Nonetheless, Wang’s research builds on earlier findings that lasers could in theory reduce drag and thus speed up aircraft. But it also implies some progress on the practical half of the equation remaining to be solved: devising a laser and power source light enough that its weight doesn’t decrease the speed of a missile or aircraft it’s mounted on more than the drag reduction increases it.
For that reason, earlier concepts and tests had the laser or microwave deployed separately from the aircraft, severely limiting potential practical applications. Modern lasers and power sources remain large and heavy, though much less so than the bulky devices developed during the Cold War thanks to the advent of solid-state laser technology and other innovations.
Certainly, there’s also a precedent that radical drag-reduction techniques can have military application. Consider Russia’s Shkval super-cavitating torpedo (and the Hoot torpedo, its Iranian offshoot) which generates a gas bubble around itself to minimize water-induced drag, allowing it to attain speeds four times that of conventional torpedoes. Of course, Shkval is surging through a liquid medium, while Wang’s research aims to blast the gasses in the Earth’s atmosphere.
Implications: faster, cheaper supersonic propulsion?
If a laser and its power source can be miniaturized sufficiently to be mounted weight-efficiently onboard an aircraft or missile and sustainably generate a powerful plasma core effect, then it could indeed allow existing aircraft and missiles to attain greater maximum speeds and travel out to greater ranges with the same amount of fuel.
Reducing friction would also result in less heat buildup during high-speed travel, potentially allowing greater infrared stealth and lighter or cheaper heat shielding to be used, which again could result in lower net weight and thus greater speed, range and fuel economy.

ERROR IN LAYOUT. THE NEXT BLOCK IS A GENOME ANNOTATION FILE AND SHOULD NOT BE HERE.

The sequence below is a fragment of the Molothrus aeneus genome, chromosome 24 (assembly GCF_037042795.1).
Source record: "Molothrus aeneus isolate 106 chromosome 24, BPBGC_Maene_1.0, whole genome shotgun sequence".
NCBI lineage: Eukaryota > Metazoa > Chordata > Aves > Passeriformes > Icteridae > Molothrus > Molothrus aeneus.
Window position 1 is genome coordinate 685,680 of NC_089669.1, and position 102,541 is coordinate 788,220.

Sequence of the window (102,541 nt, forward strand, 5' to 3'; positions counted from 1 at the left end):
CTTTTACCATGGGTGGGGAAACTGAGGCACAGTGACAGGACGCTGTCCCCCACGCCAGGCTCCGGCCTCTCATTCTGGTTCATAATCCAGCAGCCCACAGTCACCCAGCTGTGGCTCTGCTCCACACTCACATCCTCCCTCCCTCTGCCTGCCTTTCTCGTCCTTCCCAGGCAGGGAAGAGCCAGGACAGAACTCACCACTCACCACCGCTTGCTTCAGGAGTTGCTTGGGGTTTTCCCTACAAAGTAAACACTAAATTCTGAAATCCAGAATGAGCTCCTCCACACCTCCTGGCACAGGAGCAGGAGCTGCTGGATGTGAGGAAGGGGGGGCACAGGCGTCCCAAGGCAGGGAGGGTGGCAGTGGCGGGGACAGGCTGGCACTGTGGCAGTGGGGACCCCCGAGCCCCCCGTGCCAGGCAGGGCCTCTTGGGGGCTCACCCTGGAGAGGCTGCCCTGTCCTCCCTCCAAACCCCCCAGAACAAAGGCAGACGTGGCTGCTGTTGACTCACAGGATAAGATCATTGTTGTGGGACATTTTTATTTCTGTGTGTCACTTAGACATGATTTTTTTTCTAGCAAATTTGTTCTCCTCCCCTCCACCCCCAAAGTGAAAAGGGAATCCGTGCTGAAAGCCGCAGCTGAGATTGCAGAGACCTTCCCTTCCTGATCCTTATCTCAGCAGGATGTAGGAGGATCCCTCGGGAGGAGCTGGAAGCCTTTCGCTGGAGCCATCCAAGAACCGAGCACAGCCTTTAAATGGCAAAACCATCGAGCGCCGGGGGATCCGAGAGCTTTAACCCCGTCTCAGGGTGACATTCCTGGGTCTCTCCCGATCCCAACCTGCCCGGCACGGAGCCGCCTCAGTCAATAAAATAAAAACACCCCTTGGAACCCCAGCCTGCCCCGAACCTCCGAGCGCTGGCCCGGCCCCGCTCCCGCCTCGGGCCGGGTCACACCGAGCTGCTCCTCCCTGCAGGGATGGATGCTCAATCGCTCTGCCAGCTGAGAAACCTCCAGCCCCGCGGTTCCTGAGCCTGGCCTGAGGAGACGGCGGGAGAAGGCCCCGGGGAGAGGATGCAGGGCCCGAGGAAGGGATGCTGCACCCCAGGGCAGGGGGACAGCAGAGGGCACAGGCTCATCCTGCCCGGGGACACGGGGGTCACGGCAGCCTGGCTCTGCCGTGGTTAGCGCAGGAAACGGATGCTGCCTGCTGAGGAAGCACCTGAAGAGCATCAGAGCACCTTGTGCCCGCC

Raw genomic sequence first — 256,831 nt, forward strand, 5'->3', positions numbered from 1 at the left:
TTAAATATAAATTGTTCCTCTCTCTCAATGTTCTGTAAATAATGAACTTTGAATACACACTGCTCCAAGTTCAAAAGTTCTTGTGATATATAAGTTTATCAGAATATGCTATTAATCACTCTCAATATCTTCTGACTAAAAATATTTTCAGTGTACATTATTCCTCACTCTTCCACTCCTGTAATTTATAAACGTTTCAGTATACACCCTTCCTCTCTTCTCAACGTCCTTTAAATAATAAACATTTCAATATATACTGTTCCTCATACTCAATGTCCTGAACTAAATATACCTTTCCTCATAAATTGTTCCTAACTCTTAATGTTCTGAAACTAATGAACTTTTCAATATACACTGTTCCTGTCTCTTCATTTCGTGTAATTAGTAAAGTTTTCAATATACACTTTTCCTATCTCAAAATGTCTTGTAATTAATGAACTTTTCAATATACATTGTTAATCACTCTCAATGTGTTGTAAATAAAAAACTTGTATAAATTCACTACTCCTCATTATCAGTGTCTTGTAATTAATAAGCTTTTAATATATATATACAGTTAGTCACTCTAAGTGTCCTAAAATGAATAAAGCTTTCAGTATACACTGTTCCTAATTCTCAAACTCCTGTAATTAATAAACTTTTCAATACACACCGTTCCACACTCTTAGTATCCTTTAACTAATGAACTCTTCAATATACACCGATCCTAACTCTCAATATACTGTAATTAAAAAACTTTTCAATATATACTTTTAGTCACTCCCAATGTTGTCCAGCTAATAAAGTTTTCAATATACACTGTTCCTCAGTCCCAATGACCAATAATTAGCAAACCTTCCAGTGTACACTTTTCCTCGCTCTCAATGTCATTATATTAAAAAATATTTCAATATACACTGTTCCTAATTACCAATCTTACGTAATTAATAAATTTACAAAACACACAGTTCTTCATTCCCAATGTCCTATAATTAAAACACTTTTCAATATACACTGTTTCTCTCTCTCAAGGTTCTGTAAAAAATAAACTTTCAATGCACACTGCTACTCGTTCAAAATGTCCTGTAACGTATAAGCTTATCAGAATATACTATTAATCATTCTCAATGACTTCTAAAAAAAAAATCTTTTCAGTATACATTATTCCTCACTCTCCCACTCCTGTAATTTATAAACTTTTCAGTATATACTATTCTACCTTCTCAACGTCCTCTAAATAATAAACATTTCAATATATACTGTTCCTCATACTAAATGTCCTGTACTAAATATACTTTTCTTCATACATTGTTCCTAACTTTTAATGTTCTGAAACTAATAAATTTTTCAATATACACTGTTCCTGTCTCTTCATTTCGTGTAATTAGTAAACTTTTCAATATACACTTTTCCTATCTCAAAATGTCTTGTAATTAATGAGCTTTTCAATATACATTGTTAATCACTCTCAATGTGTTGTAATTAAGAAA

And to be sure, those drag reduction techniques would especially enhance the hypersonic weapons being deployed by China, Russia, and eventually the United States, allowing them to double down further on strengths in speed, range, and maneuverability while reducing the effectiveness of existing air defense missiles—though those conceivably might be improved using the same laser-based drag-reduction techniques!
It would also have implications for commercial air travel, hypothetically making more viable the reintroduction of supersonic airliners.
But a lot hangs on that initial if regarding miniaturizing the power source adequately, which will require more time and money to work out. Furthermore, the resulting technology would still need to be cost- and weight-efficient enough to be a superior solution compared to simply building a bigger engine or increasing fuel supply.
Still, China and the United States have devoted billions of dollars developing both directed energy and hypersonic weapons and aircraft in the last decades, so it’s entirely plausible that scientists will find a way to harness improvements to the former, particularly in terms of miniaturization, to enhance the speed and efficiency of the latter. However, that will require the technology to make the leap from its apparently promising theoretical foundations and wind tunnel tests, into the form of actual flying prototypes.
Sébastien Roblin holds a Master’s Degree in Conflict Resolution from Georgetown University and served as a university instructor for the Peace Corps in China. He has also worked in education, editing, and refugee resettlement in France and the United States. He currently writes on security and military history for War Is Boring.